3) In return for their donations, you must offer your donors something of value.  And the more they give, the higher the value you return to them.  First-borns and minted baseball cards are not on the list, so don’t worry.  This is where you, the entrepreneur have to be creative (again).

  • Examples:  Well, I’ve seen crowd-funding for a television concept in where the creators behind it offered everyone that funded the pilot credit in the show.  Those that gave more received a signed copy of the script from the cast and crew as well as the show credit.  Those that gave even more would receive a copy of the pilot once it was completed in addition to credit and a signed copy of the script.  Needless to say, the project was successfully funded and has come to a completion.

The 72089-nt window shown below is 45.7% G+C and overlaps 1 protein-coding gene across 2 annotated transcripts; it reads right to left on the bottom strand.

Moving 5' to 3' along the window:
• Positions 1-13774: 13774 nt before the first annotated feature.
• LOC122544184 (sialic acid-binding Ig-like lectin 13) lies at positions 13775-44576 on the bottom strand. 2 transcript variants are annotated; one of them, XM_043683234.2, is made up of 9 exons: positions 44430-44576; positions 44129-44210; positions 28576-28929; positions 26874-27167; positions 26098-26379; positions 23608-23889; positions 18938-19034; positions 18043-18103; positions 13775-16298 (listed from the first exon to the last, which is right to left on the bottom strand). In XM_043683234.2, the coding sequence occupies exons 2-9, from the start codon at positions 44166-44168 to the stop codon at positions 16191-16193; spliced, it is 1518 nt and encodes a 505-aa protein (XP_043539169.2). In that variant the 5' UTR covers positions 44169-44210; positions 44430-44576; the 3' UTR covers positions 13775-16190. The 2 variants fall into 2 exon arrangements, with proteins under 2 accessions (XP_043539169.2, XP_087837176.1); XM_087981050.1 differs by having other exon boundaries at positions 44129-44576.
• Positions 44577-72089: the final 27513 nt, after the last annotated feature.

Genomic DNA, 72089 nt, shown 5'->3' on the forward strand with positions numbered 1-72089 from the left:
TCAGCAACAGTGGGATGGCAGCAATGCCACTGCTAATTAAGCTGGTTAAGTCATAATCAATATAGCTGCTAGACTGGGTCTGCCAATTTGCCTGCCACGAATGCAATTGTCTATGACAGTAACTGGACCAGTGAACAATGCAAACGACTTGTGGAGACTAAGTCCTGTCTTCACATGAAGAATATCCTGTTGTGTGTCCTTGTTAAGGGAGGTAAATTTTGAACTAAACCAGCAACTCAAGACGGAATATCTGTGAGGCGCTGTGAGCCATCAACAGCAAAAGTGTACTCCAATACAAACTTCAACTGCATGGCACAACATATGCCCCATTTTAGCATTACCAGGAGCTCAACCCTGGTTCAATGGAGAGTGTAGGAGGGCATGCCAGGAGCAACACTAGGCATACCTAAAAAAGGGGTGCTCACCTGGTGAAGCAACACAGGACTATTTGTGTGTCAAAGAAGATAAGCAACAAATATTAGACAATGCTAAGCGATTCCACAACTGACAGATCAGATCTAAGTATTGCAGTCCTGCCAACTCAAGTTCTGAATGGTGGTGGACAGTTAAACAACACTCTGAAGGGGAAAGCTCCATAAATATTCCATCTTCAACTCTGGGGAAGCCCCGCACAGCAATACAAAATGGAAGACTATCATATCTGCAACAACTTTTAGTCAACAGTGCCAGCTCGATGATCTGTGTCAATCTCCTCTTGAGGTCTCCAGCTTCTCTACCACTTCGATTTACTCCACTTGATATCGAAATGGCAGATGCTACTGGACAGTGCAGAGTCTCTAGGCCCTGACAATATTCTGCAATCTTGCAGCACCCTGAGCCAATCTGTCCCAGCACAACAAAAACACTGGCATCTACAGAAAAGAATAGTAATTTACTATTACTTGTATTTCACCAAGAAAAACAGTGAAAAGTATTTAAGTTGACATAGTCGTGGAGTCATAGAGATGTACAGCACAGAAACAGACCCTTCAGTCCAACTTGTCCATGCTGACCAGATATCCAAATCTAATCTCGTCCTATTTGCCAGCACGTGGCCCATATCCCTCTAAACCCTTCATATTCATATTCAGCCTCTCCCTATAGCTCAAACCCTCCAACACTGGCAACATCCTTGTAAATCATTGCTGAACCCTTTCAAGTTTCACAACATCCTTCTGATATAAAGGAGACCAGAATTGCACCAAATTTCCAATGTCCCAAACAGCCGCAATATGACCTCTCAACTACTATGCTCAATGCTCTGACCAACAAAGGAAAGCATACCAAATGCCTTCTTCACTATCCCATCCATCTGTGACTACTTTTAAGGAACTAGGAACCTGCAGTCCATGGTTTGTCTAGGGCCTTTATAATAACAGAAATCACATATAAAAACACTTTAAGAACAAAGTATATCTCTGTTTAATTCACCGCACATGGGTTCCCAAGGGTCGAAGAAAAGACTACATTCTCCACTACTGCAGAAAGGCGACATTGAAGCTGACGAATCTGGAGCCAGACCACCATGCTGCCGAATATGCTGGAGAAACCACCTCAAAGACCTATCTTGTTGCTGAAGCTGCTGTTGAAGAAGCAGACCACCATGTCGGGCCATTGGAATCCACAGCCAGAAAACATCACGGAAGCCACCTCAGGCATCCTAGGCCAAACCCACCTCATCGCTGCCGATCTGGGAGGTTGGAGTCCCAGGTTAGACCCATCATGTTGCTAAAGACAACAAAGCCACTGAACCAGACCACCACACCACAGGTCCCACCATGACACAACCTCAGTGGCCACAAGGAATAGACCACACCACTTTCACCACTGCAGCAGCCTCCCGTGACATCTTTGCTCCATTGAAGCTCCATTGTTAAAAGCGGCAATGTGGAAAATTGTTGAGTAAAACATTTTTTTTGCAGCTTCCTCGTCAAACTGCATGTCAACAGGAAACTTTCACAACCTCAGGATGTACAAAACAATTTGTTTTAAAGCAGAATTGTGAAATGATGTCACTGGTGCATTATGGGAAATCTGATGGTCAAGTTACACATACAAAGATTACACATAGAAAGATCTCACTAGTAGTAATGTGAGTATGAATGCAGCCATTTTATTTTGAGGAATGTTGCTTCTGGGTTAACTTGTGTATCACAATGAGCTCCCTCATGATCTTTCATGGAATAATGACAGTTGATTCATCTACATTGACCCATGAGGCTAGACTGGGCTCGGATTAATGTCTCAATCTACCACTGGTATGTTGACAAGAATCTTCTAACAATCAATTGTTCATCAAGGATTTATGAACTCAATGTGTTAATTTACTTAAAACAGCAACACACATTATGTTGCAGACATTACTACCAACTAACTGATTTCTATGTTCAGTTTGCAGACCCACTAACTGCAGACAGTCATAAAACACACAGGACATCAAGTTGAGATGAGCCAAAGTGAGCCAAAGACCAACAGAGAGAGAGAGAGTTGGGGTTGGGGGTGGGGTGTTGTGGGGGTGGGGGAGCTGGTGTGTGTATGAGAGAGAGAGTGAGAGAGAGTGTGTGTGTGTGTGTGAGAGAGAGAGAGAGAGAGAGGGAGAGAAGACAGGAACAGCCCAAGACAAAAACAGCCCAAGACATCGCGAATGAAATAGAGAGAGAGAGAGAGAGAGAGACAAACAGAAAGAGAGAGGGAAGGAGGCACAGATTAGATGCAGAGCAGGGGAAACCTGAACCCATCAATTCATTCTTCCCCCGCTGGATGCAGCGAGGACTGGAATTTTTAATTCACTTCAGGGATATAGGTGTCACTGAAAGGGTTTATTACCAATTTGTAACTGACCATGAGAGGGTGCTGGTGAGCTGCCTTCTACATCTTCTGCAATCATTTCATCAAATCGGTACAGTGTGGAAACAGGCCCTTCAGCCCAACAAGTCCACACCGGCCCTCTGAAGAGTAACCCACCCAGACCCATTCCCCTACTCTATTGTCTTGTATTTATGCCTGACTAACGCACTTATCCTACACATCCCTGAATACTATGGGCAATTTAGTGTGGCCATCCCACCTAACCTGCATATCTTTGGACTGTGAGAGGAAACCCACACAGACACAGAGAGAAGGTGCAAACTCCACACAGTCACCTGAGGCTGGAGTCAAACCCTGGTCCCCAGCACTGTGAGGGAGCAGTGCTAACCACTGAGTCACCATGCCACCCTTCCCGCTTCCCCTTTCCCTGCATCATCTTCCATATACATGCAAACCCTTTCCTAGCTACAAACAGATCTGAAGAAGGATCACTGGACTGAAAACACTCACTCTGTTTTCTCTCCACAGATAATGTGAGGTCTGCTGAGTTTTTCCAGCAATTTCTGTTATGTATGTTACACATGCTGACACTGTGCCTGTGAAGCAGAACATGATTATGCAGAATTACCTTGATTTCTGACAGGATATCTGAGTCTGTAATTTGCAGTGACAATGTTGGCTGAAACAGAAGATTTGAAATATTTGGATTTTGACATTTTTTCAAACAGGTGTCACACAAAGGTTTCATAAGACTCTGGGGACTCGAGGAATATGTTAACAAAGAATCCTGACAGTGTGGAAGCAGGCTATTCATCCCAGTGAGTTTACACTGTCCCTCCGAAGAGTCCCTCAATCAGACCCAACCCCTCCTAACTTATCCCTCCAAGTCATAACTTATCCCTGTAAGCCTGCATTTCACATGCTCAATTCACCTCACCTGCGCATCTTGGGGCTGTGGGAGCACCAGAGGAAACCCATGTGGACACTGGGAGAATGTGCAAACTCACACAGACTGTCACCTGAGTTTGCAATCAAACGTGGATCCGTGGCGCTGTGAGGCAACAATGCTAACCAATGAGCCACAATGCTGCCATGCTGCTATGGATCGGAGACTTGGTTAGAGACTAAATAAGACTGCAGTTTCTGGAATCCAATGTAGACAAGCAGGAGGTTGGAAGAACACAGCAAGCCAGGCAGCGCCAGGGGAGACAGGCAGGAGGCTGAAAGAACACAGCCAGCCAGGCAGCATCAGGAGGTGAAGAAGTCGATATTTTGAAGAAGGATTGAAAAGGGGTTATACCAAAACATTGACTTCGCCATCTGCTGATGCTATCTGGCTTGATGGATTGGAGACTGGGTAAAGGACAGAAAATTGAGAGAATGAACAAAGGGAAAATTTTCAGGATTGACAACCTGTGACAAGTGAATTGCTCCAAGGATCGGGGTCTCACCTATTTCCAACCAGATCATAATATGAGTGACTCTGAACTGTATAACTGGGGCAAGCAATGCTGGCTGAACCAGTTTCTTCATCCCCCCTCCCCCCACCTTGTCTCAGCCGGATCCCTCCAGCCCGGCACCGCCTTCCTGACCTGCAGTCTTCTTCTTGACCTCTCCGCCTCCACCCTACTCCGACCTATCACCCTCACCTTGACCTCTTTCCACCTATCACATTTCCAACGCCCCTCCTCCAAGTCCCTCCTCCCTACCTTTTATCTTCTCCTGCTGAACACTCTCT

4) It helps, extremely so, if you show the progress of your venture or project along the way with videos or photos so your donors can see you’re actually using the money, their money, as described.  If you don’t have a YouTube or Vimeo account to upload those videos, get one pronto!

Crowd-funding is a great cutting-edge idea that will allow so many prospect ventures to take those leaps forward into reality.  It’s easy to set up, but the real work comes into play with raising the funds.  You have to be creative, engaging and captivating .  Don’t let the economy discourage you, because obviously money is out there, you just have to know how to seize it.

Carpe Diem!